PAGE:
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German shareholder body succeeds in getting governance audit at Deutsche Bank

DSW hails victory for ‘shareholder democracy’ in Germany

German shareholder association DSW has succeeded in getting Deutsche Bank to submit to an audit of its governance to ensure that the recent scandals that have cost the bank billions of euros do not recur.

In a statement, DSW said that following negotiations with the bank over the past year, Deutsche agreed to the audit, which will be conducted by BDO, a Frankfurt-based accounting and consultancy firm.

In exchange, DSW will abandon its effort to have a Frankfurt court order the audit and will not re-submit a shareholder proposal on the matter at Deutsche’s annual general meeting (AGM) next month.

At the bank’s AGM for 2015, the DSW proposal won 14.35% of the shareholder vote, as responsible investors like PGGM of the Netherlands and British Columbia Investment Management Corp. supported it.

Representing the DSW in the negotiations with Deutsche was Klaus Nieding, a DSW Vice President and Partner of the Frankfurt law firm Nieding + Barth. “It took a long time before the bank was ready to settle. Now there will be an independent review of the bank’s risk management operations to see whether they are enough to prevent future scandals,” Nieding said in the statement. DSW President Ulrich Hocker added that the deal was a huge success both for the DSW’s negotiating team and for shareholder democracy in Germany.DSW’s two-pronged approach was because Deutsche had dismissed the need for an audit. The bank argued that the management that oversaw scandals like the rigging of Libor interest rates and the value-added tax cheating linked to ‘cum ex deals’ had left.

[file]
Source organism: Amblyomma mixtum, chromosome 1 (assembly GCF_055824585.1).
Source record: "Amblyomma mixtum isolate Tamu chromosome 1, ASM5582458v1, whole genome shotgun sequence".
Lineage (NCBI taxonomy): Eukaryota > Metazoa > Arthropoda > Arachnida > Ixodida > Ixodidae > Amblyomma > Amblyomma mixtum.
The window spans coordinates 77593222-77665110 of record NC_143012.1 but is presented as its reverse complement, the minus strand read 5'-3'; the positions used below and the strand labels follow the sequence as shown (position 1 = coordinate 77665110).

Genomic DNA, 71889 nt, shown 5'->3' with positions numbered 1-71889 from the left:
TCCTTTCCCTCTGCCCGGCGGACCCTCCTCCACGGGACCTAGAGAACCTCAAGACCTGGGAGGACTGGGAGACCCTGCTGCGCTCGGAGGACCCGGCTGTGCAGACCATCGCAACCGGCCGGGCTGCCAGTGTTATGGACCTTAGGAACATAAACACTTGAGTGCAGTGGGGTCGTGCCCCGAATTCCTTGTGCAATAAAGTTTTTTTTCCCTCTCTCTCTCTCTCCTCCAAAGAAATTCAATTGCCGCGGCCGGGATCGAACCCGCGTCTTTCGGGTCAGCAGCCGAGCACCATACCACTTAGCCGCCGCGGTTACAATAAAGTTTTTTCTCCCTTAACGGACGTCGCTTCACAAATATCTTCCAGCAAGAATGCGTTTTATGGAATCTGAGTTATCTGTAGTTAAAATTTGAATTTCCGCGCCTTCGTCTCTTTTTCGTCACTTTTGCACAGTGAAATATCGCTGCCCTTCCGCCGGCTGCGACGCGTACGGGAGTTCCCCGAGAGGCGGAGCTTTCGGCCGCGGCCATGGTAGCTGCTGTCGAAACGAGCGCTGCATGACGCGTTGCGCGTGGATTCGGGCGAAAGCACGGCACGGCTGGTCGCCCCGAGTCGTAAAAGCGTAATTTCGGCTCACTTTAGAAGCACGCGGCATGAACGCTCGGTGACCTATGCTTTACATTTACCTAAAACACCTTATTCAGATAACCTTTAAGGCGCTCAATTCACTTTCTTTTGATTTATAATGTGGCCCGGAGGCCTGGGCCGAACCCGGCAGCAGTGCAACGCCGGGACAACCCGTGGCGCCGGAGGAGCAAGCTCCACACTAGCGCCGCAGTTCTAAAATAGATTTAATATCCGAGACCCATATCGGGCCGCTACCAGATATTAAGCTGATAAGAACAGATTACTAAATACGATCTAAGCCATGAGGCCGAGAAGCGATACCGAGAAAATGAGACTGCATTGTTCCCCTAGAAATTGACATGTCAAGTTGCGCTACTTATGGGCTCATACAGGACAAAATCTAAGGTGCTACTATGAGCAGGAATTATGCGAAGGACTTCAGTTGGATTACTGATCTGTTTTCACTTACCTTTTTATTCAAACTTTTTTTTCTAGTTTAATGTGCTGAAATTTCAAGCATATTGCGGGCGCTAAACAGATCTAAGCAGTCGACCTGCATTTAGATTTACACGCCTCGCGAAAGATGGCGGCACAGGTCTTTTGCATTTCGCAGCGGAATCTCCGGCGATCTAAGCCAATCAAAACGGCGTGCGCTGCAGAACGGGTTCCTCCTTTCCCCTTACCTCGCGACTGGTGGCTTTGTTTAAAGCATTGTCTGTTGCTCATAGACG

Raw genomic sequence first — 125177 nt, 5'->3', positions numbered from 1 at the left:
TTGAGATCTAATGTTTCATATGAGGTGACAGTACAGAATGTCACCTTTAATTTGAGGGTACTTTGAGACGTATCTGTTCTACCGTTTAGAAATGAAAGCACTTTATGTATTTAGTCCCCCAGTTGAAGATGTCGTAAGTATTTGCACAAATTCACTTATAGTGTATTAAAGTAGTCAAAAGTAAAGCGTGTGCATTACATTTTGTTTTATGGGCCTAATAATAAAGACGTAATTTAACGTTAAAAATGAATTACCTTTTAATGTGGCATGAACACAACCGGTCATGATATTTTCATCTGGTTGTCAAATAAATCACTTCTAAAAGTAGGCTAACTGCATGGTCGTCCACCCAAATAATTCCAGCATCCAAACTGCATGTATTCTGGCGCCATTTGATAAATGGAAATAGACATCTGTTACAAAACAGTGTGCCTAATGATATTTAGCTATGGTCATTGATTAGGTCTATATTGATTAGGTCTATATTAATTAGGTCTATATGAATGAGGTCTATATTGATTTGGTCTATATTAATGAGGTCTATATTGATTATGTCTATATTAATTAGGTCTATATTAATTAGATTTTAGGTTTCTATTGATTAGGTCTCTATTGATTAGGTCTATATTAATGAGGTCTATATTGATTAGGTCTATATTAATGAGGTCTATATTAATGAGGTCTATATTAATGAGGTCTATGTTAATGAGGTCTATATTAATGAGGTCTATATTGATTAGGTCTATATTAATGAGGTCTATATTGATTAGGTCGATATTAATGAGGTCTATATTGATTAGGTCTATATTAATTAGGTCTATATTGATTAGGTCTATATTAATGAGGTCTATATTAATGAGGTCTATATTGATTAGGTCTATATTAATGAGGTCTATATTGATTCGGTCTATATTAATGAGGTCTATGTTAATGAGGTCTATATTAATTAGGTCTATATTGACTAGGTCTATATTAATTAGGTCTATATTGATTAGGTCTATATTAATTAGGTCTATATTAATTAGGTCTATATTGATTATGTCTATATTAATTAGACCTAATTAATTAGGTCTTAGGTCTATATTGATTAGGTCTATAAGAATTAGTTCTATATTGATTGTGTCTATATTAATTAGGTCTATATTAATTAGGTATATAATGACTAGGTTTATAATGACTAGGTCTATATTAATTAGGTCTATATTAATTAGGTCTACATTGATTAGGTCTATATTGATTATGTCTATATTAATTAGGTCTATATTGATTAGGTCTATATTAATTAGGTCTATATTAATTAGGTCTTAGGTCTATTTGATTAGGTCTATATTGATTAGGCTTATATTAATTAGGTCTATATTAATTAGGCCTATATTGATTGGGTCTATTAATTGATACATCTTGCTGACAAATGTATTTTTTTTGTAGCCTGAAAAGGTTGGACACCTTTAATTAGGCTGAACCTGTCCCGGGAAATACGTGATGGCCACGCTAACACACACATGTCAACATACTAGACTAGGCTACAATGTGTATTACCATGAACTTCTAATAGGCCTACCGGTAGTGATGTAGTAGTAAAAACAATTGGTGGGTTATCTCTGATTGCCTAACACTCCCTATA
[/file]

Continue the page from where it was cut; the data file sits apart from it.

Compliance and risk management have strengthened under Deutsche Chief Executive John Cryan, the bank said. BDO will now determine whether that is the case.

Based in Düsseldorf, the DSW represents around 25,000 retail and institutional shareholders. The latter includes several asset managers like the German unit of Société Generale and Warburg Invest.

Elsewhere, TILP, the Tübingen law firm that has filed one of the many investor lawsuits against Volkswagen (VW) over the diesel emissions scandal, says a separate lawsuit against Porsche, VW’s sports car unit, has been green lighted by a Hanover court.

In the lawsuit, TILP claims that in 2008, Porsche’s management misled investors during a failed takeover attempt of VW. VW wound up acquiring Porsche in a reverse takeover. The Hanover court’s decision means that the TILP action against Porsche will get ‘KapMu’ status, or the equivalent of the class action lawsuit common in the US.